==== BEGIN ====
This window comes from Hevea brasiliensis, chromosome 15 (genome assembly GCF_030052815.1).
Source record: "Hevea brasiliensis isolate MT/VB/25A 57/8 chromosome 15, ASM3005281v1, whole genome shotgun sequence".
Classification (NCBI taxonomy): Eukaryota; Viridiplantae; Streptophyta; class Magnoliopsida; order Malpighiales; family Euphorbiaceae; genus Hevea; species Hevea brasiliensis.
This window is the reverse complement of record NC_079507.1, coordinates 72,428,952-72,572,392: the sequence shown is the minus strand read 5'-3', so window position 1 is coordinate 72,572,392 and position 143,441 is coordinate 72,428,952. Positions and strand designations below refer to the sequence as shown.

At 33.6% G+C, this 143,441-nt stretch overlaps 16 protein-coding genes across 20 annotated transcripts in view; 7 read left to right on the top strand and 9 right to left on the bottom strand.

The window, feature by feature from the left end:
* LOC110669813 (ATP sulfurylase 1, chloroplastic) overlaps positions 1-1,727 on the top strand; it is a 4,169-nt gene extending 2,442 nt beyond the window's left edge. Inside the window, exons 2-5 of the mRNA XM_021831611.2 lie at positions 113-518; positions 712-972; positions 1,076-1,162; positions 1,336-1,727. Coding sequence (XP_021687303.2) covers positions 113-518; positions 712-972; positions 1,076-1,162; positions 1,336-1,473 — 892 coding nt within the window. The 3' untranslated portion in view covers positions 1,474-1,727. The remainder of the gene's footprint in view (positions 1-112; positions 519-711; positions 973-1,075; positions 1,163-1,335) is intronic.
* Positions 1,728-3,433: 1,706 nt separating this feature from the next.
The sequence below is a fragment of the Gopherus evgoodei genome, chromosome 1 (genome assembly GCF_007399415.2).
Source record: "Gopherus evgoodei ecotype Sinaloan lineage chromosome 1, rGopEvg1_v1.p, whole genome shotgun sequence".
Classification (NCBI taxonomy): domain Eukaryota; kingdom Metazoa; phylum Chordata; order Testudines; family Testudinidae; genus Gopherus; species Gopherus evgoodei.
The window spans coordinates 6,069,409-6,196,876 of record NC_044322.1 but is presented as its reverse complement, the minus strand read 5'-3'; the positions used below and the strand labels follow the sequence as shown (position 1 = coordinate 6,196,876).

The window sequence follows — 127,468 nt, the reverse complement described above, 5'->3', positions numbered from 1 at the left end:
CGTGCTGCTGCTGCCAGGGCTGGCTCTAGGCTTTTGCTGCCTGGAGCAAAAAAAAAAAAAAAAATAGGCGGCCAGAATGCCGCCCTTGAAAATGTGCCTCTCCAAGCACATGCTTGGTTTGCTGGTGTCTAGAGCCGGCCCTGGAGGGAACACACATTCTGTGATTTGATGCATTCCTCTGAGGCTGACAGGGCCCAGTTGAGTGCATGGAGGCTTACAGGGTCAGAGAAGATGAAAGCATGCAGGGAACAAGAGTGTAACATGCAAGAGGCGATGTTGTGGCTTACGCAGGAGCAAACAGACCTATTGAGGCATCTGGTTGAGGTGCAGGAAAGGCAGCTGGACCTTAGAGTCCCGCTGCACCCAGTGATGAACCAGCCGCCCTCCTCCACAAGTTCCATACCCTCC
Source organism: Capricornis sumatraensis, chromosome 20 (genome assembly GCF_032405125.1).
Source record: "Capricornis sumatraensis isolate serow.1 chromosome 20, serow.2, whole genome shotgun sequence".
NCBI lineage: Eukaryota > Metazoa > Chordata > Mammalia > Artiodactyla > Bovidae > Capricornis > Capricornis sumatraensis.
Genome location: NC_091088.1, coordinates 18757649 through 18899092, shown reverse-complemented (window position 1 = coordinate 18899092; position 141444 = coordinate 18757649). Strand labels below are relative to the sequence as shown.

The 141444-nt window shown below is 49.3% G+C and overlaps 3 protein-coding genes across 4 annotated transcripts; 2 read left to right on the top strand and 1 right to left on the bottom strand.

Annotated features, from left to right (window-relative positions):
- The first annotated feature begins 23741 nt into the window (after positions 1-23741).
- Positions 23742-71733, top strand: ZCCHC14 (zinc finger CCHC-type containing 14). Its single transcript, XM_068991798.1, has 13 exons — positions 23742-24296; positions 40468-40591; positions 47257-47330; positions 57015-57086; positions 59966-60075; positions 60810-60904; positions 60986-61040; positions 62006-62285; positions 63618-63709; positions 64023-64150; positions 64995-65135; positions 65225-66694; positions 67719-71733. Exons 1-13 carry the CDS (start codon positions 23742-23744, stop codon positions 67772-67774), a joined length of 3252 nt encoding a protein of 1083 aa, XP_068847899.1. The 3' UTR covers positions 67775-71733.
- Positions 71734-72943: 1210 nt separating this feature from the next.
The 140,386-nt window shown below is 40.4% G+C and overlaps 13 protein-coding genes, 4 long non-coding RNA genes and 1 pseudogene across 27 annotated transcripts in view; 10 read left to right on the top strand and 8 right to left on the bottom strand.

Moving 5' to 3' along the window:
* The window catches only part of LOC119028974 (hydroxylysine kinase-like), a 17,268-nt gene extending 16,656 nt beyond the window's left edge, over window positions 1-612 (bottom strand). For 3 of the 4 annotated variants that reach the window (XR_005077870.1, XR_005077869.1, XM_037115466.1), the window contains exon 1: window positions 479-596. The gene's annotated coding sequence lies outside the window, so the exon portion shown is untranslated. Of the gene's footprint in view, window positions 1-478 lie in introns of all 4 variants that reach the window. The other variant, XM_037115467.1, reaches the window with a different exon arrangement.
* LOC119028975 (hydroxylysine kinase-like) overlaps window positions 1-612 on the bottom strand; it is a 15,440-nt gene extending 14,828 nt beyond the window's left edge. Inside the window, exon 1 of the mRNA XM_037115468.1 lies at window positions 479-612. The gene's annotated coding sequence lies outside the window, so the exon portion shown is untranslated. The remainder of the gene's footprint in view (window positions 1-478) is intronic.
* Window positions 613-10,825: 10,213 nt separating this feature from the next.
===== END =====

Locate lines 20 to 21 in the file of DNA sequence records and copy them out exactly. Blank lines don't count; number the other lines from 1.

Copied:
Annotated features, from left to right (window-relative positions):
- The first annotated feature begins 23741 nt into the window (after positions 1-23741).